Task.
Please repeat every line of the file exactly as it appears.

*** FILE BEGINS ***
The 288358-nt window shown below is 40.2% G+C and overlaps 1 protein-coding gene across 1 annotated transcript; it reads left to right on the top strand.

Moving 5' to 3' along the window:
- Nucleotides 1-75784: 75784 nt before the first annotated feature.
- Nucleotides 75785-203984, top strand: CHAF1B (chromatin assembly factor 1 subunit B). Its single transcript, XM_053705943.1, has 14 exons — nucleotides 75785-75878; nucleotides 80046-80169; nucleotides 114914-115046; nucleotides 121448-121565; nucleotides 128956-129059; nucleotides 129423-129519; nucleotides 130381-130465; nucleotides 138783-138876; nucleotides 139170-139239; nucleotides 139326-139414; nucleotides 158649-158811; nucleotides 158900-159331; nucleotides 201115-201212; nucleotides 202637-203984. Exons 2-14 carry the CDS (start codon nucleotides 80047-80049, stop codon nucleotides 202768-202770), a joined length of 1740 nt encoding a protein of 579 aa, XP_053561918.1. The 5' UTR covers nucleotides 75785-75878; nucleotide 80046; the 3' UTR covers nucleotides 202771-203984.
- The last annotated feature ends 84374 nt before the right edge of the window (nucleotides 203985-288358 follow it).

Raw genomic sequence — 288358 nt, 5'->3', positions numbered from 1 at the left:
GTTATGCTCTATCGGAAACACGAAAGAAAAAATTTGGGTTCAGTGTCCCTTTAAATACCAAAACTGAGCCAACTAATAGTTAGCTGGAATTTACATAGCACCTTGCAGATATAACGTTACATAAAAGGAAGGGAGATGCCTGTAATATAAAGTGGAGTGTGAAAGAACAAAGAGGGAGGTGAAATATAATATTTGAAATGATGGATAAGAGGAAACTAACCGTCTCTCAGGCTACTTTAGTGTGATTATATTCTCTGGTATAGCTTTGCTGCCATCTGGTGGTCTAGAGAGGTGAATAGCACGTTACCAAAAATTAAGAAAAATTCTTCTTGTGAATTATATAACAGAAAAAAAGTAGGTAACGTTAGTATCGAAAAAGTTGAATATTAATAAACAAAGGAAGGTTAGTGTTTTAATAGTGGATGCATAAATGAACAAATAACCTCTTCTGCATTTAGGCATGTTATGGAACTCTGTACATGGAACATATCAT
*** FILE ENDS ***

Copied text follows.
The 288358-nt window shown below is 40.2% G+C and overlaps 1 protein-coding gene across 1 annotated transcript; it reads left to right on the top strand.

Moving 5' to 3' along the window:
- Nucleotides 1-75784: 75784 nt before the first annotated feature.
- Nucleotides 75785-203984, top strand: CHAF1B (chromatin assembly factor 1 subunit B). Its single transcript, XM_053705943.1, has 14 exons — nucleotides 75785-75878; nucleotides 80046-80169; nucleotides 114914-115046; nucleotides 121448-121565; nucleotides 128956-129059; nucleotides 129423-129519; nucleotides 130381-130465; nucleotides 138783-138876; nucleotides 139170-139239; nucleotides 139326-139414; nucleotides 158649-158811; nucleotides 158900-159331; nucleotides 201115-201212; nucleotides 202637-203984. Exons 2-14 carry the CDS (start codon nucleotides 80047-80049, stop codon nucleotides 202768-202770), a joined length of 1740 nt encoding a protein of 579 aa, XP_053561918.1. The 5' UTR covers nucleotides 75785-75878; nucleotide 80046; the 3' UTR covers nucleotides 202771-203984.
- The last annotated feature ends 84374 nt before the right edge of the window (nucleotides 203985-288358 follow it).

Raw genomic sequence — 288358 nt, 5'->3', positions numbered from 1 at the left:
GTTATGCTCTATCGGAAACACGAAAGAAAAAATTTGGGTTCAGTGTCCCTTTAAATACCAAAACTGAGCCAACTAATAGTTAGCTGGAATTTACATAGCACCTTGCAGATATAACGTTACATAAAAGGAAGGGAGATGCCTGTAATATAAAGTGGAGTGTGAAAGAACAAAGAGGGAGGTGAAATATAATATTTGAAATGATGGATAAGAGGAAACTAACCGTCTCTCAGGCTACTTTAGTGTGATTATATTCTCTGGTATAGCTTTGCTGCCATCTGGTGGTCTAGAGAGGTGAATAGCACGTTACCAAAAATTAAGAAAAATTCTTCTTGTGAATTATATAACAGAAAAAAAGTAGGTAACGTTAGTATCGAAAAAGTTGAATATTAATAAACAAAGGAAGGTTAGTGTTTTAATAGTGGATGCATAAATGAACAAATAACCTCTTCTGCATTTAGGCATGTTATGGAACTCTGTACATGGAACATATCAT